This is the question on the lips of many economists and regular citizens alike. According to the Bank of Canada, the economy is in an upswing. However, complete recovery, or a return to economic levels prior to the recession, should not be expected until mid-2011.
Although economic indicators are showing upward trends, restructuring in major industries such as auto and forestry – to name but two of many – will take some time, thus slowing economic activity. Another key factor is the increasing strength of the Canadian dollar. The return of a strong dollar – currently trading at nearly 91 cents U.S. - will hold back exports. Mark Carney, governor of the Bank of Canada, has warned that the dollar's raid rise may "fully offset positive factors" in the economy. However, economists seem certain that Mr. Carney is unlikely to intervene with the dollar's growth, thus maintaining the policy of the Bank of Canada for nearly a decade.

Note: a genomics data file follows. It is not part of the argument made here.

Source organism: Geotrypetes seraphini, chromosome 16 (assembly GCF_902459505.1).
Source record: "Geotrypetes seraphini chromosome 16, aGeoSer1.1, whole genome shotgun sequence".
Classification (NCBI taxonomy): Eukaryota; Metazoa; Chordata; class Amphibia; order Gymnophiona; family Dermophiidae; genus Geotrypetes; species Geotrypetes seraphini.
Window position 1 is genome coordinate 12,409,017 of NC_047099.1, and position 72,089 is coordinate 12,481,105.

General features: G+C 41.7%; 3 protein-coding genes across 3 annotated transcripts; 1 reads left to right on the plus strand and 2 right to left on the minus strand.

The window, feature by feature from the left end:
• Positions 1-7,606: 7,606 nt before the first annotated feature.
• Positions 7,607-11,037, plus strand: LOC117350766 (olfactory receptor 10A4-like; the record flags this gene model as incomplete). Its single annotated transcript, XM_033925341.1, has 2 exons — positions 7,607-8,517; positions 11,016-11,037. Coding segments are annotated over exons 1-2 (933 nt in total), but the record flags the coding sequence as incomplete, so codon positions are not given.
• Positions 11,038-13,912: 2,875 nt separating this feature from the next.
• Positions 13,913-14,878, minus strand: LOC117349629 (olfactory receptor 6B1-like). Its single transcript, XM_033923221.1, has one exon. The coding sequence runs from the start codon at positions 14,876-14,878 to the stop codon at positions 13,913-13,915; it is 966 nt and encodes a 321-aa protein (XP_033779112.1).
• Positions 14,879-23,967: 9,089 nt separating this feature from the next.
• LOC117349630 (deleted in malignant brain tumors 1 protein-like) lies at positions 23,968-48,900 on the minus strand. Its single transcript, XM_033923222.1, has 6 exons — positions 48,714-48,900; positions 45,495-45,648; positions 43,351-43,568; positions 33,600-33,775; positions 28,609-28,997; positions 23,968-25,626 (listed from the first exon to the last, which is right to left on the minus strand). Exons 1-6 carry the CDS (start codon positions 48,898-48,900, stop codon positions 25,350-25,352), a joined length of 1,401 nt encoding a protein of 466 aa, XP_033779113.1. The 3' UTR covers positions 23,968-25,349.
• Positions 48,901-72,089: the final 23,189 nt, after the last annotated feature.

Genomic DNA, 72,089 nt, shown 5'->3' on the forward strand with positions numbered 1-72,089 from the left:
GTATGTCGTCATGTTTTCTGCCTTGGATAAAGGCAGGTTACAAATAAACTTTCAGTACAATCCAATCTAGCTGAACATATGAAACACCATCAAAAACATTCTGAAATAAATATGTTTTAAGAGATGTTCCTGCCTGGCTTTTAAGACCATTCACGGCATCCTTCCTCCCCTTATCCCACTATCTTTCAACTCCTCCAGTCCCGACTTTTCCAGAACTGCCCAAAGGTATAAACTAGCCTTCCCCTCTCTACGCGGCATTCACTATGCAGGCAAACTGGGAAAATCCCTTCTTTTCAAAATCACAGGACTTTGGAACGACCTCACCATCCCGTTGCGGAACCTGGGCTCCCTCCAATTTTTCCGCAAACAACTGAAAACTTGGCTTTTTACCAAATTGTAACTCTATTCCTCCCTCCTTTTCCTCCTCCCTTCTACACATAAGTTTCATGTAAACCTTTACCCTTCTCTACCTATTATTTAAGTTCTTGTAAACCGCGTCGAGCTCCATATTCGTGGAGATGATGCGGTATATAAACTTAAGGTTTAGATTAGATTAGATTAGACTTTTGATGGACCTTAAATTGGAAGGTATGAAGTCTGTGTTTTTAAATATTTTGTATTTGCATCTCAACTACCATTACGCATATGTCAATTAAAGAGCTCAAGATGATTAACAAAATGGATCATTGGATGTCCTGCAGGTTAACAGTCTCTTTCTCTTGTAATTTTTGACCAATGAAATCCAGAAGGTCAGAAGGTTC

A strong Canadian dollar is not all bad, though, for the economy. While it increases the price of Canadian exports, conversely it decreases the price of imports. As the demand for imports is quite high, the strength of the Canadian dollar is beneficial to consumers.
Another indicator of recovery on the horizon is the decision by the Bank of Canada to reduce the amount of cash that it was injecting into the banking system. This measure was adopted when credit markets seized up in the final quarter of 2008. The banks have reduced their dependence on this cash influx, thus generating the central bank's decision. However, the Bank of Canada will maintain its commitment to provide liquidity as necessary to support the stability of the nation's financial system.
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